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Drought

Volume 543: debated on Thursday 26 April 2012

8. What recent discussions she has had on the extent of drought; and if she will make a statement. (105410)

Drought is a natural phenomenon, so with the Environment Agency and water companies we have been drawing up a contingency plan. Since May 2011 we have held three drought summits and established the national drought group to co-ordinate action to manage the impact of the drought. Water companies are taking action to conserve the public water supply, and that is why we put resilience at the heart of the water White Paper.

I think the public must question the competence of the Government when it comes to drought orders, given that we are having one of the wettest springs on record, but does the Secretary of State know anybody, or of anybody, who is using their hosepipe in spite of the hosepipe ban?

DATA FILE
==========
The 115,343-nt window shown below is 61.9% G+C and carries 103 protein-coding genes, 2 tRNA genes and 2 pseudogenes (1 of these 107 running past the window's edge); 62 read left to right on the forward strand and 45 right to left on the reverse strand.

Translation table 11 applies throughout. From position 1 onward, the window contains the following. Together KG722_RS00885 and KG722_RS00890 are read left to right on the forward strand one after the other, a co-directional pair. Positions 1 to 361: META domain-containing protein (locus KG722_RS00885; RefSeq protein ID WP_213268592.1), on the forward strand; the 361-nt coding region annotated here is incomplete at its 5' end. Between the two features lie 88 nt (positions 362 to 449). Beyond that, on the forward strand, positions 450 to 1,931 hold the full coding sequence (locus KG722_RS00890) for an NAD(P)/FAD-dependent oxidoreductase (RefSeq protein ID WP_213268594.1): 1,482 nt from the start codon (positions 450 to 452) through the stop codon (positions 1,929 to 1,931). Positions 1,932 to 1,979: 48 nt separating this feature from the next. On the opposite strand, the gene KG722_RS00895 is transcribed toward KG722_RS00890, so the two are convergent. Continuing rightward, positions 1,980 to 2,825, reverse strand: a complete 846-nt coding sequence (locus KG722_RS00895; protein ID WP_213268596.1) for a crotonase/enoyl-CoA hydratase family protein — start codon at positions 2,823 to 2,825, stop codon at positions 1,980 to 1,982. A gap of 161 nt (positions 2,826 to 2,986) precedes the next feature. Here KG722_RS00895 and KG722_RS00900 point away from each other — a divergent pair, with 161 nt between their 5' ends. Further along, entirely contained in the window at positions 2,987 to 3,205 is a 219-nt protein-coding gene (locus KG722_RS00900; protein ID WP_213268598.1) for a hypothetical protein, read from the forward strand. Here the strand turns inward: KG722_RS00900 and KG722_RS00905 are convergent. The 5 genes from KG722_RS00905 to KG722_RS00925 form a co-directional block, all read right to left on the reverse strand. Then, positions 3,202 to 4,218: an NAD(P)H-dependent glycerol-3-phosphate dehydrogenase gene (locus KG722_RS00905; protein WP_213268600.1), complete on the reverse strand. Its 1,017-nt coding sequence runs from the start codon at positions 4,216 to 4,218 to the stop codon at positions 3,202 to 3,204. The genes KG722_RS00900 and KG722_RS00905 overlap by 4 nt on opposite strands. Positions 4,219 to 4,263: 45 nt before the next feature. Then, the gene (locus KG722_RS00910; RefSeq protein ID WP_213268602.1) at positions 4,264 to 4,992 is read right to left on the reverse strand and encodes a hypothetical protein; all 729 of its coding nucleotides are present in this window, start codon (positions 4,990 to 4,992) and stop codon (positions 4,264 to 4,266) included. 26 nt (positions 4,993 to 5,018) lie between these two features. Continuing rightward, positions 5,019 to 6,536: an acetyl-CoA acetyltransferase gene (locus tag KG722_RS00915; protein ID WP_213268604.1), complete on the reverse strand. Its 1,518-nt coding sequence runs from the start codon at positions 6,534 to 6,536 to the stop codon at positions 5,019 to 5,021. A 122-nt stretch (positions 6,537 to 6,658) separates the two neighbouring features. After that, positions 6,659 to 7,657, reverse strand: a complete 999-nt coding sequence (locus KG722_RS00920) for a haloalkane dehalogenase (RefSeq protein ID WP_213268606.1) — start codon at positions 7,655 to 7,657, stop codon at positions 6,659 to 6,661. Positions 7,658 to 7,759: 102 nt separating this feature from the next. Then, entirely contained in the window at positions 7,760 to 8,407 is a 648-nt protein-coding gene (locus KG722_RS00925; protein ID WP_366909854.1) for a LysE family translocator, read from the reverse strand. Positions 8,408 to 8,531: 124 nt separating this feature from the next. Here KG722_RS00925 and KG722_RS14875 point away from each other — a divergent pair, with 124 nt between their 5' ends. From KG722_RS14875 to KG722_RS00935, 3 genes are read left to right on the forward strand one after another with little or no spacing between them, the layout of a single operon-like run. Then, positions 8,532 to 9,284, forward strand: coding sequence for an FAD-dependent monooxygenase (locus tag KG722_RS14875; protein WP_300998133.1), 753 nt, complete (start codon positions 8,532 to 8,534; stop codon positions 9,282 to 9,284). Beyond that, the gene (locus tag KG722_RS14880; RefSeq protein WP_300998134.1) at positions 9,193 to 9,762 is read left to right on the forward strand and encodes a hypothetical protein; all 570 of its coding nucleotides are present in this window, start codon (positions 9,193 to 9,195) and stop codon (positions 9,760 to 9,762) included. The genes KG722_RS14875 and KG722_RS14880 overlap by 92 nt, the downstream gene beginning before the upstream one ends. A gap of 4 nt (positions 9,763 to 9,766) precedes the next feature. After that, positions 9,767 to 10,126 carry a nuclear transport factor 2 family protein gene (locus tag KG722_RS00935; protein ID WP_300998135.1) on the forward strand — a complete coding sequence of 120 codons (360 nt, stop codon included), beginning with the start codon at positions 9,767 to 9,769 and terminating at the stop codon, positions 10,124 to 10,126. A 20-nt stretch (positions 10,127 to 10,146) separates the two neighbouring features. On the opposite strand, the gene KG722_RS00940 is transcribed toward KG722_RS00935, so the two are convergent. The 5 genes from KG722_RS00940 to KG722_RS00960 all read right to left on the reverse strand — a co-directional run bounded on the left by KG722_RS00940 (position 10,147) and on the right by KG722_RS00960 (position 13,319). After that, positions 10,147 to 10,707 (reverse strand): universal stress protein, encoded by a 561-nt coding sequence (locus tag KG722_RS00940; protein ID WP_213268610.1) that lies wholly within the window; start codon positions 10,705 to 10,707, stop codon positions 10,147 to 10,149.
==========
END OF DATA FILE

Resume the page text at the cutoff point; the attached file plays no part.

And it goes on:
I could be deluded into thinking that I had the power to make it rain on the basis of this week, but I know that no Government can make it rain. The Government saw the drought coming, warned farmers of the need to make preparations, and said that if we had a second dry winter we would be in a drought situation. The water companies have made the correct decision to introduce temporary restrictions for non-essential uses of domestic water supply in the parts of the country that are water-stressed.

Will my right hon. Friend update the House on what plans the Government have to create water interconnectivity between the regions of the United Kingdom, so that we have more of a national grid of water supply?